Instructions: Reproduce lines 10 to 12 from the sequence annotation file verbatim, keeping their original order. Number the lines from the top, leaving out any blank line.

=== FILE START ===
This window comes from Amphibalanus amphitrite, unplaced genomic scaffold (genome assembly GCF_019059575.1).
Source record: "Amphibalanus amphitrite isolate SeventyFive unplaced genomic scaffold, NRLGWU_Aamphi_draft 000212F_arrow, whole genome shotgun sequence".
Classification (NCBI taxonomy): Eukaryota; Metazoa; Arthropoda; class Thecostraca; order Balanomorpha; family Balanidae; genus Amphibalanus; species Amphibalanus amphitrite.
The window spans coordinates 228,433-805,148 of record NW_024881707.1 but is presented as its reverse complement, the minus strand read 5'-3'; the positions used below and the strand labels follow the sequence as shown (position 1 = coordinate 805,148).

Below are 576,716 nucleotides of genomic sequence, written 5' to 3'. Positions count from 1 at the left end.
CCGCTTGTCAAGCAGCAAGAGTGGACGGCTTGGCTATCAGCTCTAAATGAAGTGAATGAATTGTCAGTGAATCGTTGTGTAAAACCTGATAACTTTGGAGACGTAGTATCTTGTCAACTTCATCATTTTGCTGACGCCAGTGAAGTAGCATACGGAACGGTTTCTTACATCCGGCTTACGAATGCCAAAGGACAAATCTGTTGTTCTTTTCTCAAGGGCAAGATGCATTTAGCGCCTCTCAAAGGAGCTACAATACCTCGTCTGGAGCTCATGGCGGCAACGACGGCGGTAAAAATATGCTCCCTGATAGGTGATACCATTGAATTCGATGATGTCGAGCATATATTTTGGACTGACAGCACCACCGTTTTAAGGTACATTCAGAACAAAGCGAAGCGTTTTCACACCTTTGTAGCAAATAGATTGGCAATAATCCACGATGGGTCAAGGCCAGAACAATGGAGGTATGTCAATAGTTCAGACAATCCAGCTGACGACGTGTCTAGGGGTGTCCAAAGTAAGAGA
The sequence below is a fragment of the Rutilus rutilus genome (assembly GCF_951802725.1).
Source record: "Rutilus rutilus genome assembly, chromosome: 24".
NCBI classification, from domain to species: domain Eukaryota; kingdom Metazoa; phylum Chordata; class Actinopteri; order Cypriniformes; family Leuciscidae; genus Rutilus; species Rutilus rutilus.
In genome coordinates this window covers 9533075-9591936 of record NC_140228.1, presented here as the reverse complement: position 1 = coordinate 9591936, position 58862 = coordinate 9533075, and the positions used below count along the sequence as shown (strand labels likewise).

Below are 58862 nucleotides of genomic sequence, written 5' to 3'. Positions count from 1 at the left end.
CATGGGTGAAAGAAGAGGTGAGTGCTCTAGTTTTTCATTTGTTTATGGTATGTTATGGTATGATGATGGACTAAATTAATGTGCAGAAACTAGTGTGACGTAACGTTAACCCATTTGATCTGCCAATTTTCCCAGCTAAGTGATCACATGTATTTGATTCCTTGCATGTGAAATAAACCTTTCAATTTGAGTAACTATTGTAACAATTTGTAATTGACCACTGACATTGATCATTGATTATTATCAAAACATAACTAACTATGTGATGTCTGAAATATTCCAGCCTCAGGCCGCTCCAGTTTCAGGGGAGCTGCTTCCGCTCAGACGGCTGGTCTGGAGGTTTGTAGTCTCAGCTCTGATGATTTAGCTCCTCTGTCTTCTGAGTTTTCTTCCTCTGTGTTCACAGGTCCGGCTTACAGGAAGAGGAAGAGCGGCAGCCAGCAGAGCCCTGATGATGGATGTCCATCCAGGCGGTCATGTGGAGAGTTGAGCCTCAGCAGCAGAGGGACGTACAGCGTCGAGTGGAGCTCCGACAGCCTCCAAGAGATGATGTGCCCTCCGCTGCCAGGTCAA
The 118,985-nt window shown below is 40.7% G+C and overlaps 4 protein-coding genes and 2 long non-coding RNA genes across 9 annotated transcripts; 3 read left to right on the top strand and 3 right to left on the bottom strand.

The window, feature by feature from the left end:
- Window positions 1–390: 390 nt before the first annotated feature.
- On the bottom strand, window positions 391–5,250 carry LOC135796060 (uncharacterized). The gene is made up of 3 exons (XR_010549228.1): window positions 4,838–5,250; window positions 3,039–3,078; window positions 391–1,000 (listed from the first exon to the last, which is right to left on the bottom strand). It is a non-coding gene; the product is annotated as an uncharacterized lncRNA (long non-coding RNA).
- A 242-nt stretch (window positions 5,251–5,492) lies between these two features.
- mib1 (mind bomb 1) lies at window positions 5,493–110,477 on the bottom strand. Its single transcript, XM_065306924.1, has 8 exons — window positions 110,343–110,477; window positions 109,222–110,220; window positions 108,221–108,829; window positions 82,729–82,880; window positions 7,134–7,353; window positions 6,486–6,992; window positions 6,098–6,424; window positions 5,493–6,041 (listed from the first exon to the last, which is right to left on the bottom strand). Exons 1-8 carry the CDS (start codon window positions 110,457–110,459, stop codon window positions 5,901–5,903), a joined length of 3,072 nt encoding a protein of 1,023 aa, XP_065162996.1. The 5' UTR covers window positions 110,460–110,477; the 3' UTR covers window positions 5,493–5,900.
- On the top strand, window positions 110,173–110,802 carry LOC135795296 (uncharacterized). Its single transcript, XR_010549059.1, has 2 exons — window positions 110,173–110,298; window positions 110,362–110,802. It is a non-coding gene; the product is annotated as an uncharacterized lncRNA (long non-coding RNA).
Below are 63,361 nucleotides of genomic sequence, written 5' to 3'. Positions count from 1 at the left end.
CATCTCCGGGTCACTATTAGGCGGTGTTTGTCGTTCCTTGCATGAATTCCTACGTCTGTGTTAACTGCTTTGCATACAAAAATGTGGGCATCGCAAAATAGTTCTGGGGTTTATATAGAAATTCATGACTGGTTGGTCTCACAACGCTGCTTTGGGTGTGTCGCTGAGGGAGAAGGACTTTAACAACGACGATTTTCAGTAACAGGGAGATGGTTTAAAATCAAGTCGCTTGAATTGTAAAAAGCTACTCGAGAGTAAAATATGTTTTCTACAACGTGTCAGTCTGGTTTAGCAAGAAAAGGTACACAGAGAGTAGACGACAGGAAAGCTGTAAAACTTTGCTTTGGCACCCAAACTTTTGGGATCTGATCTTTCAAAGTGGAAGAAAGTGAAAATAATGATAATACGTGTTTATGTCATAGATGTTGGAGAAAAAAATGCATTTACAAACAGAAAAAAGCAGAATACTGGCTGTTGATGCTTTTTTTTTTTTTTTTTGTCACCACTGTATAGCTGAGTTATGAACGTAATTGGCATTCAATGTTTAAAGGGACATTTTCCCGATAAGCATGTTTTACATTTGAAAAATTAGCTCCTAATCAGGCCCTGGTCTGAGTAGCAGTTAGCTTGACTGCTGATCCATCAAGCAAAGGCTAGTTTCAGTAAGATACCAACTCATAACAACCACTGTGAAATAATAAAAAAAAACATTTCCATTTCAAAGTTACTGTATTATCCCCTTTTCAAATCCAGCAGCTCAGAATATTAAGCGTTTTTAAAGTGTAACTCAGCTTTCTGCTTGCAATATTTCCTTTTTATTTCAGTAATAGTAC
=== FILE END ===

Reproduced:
In genome coordinates this window covers 9533075-9591936 of record NC_140228.1, presented here as the reverse complement: position 1 = coordinate 9591936, position 58862 = coordinate 9533075, and the positions used below count along the sequence as shown (strand labels likewise).

Below are 58862 nucleotides of genomic sequence, written 5' to 3'. Positions count from 1 at the left end.
CATGGGTGAAAGAAGAGGTGAGTGCTCTAGTTTTTCATTTGTTTATGGTATGTTATGGTATGATGATGGACTAAATTAATGTGCAGAAACTAGTGTGACGTAACGTTAACCCATTTGATCTGCCAATTTTCCCAGCTAAGTGATCACATGTATTTGATTCCTTGCATGTGAAATAAACCTTTCAATTTGAGTAACTATTGTAACAATTTGTAATTGACCACTGACATTGATCATTGATTATTATCAAAACATAACTAACTATGTGATGTCTGAAATATTCCAGCCTCAGGCCGCTCCAGTTTCAGGGGAGCTGCTTCCGCTCAGACGGCTGGTCTGGAGGTTTGTAGTCTCAGCTCTGATGATTTAGCTCCTCTGTCTTCTGAGTTTTCTTCCTCTGTGTTCACAGGTCCGGCTTACAGGAAGAGGAAGAGCGGCAGCCAGCAGAGCCCTGATGATGGATGTCCATCCAGGCGGTCATGTGGAGAGTTGAGCCTCAGCAGCAGAGGGACGTACAGCGTCGAGTGGAGCTCCGACAGCCTCCAAGAGATGATGTGCCCTCCGCTGCCAGGTCAA